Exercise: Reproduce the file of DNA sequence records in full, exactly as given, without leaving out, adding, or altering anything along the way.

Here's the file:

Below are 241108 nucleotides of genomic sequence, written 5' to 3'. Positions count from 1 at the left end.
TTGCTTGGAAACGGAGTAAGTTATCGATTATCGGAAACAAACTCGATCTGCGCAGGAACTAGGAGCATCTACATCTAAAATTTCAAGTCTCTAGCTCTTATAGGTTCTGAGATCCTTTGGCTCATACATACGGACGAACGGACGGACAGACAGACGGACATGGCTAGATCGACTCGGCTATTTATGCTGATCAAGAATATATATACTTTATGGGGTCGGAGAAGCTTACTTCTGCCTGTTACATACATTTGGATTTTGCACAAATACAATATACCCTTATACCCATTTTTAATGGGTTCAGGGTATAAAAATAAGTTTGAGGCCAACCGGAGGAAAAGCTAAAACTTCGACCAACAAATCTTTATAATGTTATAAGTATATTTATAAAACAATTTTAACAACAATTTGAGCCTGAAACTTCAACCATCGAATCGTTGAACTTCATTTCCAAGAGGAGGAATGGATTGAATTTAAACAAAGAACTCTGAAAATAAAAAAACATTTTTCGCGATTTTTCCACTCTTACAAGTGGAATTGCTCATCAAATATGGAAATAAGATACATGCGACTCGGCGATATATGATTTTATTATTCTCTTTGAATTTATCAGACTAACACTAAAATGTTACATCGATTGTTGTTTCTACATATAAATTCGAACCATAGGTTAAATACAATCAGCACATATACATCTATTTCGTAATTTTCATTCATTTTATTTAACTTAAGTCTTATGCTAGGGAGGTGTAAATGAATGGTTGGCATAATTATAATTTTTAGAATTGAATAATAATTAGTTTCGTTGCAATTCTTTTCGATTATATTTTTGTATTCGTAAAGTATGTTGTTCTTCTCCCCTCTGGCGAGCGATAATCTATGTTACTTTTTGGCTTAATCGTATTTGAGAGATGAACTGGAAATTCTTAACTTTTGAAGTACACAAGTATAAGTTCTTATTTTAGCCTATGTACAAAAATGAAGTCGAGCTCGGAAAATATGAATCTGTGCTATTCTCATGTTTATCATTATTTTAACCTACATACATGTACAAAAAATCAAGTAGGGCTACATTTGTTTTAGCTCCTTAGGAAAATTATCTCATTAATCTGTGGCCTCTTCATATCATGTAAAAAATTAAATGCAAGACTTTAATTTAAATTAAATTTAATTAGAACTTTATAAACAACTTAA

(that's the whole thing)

Below are 241108 nucleotides of genomic sequence, written 5' to 3'. Positions count from 1 at the left end.
TTGCTTGGAAACGGAGTAAGTTATCGATTATCGGAAACAAACTCGATCTGCGCAGGAACTAGGAGCATCTACATCTAAAATTTCAAGTCTCTAGCTCTTATAGGTTCTGAGATCCTTTGGCTCATACATACGGACGAACGGACGGACAGACAGACGGACATGGCTAGATCGACTCGGCTATTTATGCTGATCAAGAATATATATACTTTATGGGGTCGGAGAAGCTTACTTCTGCCTGTTACATACATTTGGATTTTGCACAAATACAATATACCCTTATACCCATTTTTAATGGGTTCAGGGTATAAAAATAAGTTTGAGGCCAACCGGAGGAAAAGCTAAAACTTCGACCAACAAATCTTTATAATGTTATAAGTATATTTATAAAACAATTTTAACAACAATTTGAGCCTGAAACTTCAACCATCGAATCGTTGAACTTCATTTCCAAGAGGAGGAATGGATTGAATTTAAACAAAGAACTCTGAAAATAAAAAAACATTTTTCGCGATTTTTCCACTCTTACAAGTGGAATTGCTCATCAAATATGGAAATAAGATACATGCGACTCGGCGATATATGATTTTATTATTCTCTTTGAATTTATCAGACTAACACTAAAATGTTACATCGATTGTTGTTTCTACATATAAATTCGAACCATAGGTTAAATACAATCAGCACATATACATCTATTTCGTAATTTTCATTCATTTTATTTAACTTAAGTCTTATGCTAGGGAGGTGTAAATGAATGGTTGGCATAATTATAATTTTTAGAATTGAATAATAATTAGTTTCGTTGCAATTCTTTTCGATTATATTTTTGTATTCGTAAAGTATGTTGTTCTTCTCCCCTCTGGCGAGCGATAATCTATGTTACTTTTTGGCTTAATCGTATTTGAGAGATGAACTGGAAATTCTTAACTTTTGAAGTACACAAGTATAAGTTCTTATTTTAGCCTATGTACAAAAATGAAGTCGAGCTCGGAAAATATGAATCTGTGCTATTCTCATGTTTATCATTATTTTAACCTACATACATGTACAAAAAATCAAGTAGGGCTACATTTGTTTTAGCTCCTTAGGAAAATTATCTCATTAATCTGTGGCCTCTTCATATCATGTAAAAAATTAAATGCAAGACTTTAATTTAAATTAAATTTAATTAGAACTTTATAAACAACTTAA